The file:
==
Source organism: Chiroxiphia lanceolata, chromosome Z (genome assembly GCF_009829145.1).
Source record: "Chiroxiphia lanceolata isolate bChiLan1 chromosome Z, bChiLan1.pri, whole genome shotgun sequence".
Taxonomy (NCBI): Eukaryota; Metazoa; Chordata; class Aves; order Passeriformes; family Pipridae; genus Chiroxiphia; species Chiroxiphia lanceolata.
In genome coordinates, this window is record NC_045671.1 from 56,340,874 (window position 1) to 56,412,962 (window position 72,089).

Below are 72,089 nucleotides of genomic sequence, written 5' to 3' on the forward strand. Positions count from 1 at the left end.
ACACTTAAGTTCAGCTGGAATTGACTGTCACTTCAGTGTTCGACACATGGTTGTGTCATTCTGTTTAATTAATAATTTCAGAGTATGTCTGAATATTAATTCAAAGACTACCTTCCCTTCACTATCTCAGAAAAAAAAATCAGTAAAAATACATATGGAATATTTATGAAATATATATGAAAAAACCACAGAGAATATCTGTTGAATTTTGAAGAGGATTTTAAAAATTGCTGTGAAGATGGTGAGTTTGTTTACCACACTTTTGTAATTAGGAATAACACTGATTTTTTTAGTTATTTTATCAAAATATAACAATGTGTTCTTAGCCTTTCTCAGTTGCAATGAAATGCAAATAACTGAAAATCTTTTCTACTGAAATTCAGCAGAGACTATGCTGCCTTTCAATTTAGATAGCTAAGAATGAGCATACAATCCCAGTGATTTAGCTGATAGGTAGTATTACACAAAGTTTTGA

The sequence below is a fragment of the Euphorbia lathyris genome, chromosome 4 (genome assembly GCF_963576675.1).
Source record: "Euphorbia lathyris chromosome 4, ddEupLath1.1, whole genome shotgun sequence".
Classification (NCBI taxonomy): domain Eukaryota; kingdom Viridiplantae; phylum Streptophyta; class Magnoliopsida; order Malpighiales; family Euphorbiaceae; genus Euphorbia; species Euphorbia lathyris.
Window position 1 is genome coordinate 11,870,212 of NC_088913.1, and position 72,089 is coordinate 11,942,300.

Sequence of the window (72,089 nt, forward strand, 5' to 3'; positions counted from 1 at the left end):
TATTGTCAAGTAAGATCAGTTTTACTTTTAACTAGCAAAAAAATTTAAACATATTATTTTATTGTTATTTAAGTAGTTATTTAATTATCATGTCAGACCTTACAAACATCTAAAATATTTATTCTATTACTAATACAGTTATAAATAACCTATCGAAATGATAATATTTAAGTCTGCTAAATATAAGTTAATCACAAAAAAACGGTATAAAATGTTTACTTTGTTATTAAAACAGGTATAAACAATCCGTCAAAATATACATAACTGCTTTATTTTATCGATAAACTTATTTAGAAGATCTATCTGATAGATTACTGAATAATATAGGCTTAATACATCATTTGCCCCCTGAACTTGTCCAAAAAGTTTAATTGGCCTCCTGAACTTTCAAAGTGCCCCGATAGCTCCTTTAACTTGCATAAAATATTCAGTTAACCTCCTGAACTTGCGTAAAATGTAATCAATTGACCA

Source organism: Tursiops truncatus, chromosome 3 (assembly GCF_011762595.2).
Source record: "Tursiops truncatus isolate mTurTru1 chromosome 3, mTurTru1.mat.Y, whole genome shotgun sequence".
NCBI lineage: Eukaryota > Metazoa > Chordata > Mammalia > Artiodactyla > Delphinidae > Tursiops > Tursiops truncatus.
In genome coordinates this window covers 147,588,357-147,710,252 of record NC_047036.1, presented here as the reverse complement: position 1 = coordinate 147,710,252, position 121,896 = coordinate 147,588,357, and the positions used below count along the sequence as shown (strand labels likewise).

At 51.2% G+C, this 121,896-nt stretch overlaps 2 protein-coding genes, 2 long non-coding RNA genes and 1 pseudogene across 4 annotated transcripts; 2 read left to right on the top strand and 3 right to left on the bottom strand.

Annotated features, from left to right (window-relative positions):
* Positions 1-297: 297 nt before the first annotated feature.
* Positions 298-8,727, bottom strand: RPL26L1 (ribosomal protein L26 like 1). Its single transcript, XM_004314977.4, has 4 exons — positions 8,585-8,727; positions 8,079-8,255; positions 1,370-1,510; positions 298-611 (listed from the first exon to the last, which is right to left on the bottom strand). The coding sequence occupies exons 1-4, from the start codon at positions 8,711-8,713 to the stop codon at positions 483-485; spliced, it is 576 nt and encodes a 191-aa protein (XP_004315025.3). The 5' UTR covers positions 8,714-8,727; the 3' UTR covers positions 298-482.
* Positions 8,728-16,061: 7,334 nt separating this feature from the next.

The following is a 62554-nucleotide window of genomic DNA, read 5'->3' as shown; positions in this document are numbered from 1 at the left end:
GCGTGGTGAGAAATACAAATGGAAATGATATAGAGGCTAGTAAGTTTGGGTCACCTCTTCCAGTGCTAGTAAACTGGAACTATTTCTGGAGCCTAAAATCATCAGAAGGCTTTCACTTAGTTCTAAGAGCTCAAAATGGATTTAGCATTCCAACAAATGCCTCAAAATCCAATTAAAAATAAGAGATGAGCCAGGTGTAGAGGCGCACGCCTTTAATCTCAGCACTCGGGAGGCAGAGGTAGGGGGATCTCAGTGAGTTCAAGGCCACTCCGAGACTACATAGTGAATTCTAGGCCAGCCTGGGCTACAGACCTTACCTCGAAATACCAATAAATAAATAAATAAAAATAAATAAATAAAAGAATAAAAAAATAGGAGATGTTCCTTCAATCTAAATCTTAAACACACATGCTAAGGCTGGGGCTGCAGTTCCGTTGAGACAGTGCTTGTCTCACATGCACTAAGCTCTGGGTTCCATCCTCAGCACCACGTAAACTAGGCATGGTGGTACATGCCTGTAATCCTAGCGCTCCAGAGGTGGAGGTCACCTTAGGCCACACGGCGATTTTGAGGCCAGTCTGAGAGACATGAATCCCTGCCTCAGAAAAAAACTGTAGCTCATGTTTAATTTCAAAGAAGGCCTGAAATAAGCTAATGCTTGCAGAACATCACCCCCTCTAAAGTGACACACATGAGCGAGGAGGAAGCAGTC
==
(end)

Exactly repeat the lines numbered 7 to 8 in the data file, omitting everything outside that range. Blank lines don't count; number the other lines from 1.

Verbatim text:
The sequence below is a fragment of the Euphorbia lathyris genome, chromosome 4 (genome assembly GCF_963576675.1).
Source record: "Euphorbia lathyris chromosome 4, ddEupLath1.1, whole genome shotgun sequence".